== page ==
The ultimate righteous one, Jesus Christ, has dealt with the greatest injustice of all—our sin and rebellion against our Creator. By turning away from our sin and by following Jesus, we have and are coming to know God and this knowledge has, is, and will transform us for the better.

There is hope that this life-changing knowledge of God will spread throughout the earth, transforming countless individuals and families from every people group and language. As Habakkuk cried out, “Revive your work in these years; make it known in these years. In your wrath remember mercy!” (3:2)

We aim to live life in light of God’s vision for the future by knowing God ourselves and making Him know anywhere and everywhere by the power and love that He generously supplies to those who trust in Him.

God’s glory—the knowledge of the sum total of His attributes—will cover the whole earth and bring about His original plan to fruition, namely, to bless all the nations of the earth through salvation in Jesus Christ (Gen. 12:3; Gal. 3:13-14; Rom. 4:13-25).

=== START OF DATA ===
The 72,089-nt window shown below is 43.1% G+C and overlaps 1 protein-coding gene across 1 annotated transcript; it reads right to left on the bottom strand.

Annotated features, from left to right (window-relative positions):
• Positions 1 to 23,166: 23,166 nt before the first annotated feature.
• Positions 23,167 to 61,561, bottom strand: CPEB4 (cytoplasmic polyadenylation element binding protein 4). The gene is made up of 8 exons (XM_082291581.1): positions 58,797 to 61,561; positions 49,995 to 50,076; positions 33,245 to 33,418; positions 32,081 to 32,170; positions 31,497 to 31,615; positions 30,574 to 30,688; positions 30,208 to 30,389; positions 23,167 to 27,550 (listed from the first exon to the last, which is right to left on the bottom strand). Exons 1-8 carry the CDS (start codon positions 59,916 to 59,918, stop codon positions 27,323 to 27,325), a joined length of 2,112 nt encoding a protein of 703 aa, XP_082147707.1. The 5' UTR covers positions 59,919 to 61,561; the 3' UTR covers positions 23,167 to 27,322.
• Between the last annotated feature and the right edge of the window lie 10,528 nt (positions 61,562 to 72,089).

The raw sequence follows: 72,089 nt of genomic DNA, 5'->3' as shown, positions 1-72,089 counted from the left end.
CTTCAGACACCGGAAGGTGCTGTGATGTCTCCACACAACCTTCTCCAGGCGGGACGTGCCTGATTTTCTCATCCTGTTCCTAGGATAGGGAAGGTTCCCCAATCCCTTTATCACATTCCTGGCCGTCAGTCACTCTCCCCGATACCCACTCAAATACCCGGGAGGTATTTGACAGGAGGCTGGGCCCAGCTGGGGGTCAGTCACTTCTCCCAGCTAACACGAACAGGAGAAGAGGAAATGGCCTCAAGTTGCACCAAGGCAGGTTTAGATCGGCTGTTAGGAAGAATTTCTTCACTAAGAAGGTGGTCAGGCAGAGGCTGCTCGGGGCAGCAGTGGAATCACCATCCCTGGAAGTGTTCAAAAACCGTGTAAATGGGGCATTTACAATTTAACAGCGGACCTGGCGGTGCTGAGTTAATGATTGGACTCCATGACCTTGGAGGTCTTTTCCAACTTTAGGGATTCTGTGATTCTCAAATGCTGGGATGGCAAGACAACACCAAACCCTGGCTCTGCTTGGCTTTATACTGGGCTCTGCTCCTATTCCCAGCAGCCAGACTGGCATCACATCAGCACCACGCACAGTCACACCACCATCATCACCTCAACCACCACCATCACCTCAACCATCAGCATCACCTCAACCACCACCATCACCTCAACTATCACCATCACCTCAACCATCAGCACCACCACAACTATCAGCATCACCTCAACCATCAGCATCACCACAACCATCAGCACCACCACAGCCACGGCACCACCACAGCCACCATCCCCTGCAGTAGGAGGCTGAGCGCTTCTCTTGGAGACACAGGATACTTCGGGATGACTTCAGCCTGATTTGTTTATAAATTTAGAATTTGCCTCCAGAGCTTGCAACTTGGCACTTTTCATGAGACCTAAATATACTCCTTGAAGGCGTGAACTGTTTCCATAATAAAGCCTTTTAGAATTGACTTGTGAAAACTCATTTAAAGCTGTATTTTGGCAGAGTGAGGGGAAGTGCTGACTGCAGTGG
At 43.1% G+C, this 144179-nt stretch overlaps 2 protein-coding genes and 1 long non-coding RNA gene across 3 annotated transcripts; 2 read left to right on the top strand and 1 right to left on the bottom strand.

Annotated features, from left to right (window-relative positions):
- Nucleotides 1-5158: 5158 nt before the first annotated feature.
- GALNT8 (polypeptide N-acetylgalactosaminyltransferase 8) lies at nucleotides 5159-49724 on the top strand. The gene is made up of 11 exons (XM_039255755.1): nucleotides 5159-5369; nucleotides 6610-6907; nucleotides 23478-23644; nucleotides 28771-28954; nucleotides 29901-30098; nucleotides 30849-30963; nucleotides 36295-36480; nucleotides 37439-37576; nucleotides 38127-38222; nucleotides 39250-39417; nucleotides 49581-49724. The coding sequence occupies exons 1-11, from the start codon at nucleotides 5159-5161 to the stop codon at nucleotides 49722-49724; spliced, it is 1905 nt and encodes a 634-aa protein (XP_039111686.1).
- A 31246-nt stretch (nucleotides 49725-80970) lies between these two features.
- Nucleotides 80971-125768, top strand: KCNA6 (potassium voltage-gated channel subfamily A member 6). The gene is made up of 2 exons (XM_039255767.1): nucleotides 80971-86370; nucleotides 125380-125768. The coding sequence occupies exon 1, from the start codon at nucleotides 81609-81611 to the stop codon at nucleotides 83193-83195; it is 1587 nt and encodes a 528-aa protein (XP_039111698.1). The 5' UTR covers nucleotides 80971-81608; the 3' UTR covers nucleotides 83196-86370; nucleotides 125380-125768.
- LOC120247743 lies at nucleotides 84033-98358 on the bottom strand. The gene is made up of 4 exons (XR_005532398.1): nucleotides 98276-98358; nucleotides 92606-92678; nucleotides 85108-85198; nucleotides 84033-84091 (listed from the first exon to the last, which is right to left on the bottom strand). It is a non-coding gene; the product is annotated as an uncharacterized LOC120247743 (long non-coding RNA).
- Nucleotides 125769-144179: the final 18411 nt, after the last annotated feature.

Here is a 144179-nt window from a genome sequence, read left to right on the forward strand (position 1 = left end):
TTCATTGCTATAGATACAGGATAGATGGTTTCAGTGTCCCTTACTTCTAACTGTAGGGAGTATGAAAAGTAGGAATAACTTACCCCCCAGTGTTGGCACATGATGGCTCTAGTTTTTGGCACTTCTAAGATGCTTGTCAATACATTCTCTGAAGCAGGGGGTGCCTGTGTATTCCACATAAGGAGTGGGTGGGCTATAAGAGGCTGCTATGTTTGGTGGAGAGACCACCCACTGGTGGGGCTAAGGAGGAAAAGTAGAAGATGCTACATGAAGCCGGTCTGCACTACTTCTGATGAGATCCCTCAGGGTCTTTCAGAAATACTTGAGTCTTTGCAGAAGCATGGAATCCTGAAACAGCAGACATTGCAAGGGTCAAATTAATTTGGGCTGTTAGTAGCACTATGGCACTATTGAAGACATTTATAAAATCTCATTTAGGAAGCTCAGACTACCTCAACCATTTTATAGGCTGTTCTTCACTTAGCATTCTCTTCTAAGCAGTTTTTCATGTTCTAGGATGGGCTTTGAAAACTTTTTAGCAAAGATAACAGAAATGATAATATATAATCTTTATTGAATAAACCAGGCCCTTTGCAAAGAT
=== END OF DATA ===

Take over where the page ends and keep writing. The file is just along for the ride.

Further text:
Next time you’re in front of an ocean (or a large body of water), remember the promise that one day the knowledge of God’s glory will cover the earth in an unmeasurable and unfathomable way.

I want my life to point to God’s glory. Here and now. How about you? Is your life pointing to God’s glory and what He has, is, and will accomplish to redeem this world of ours?

P.S. For more on the life and book of Habakkuk, check out these free resources from The Bible Project here. You can watch their amazing animated video below: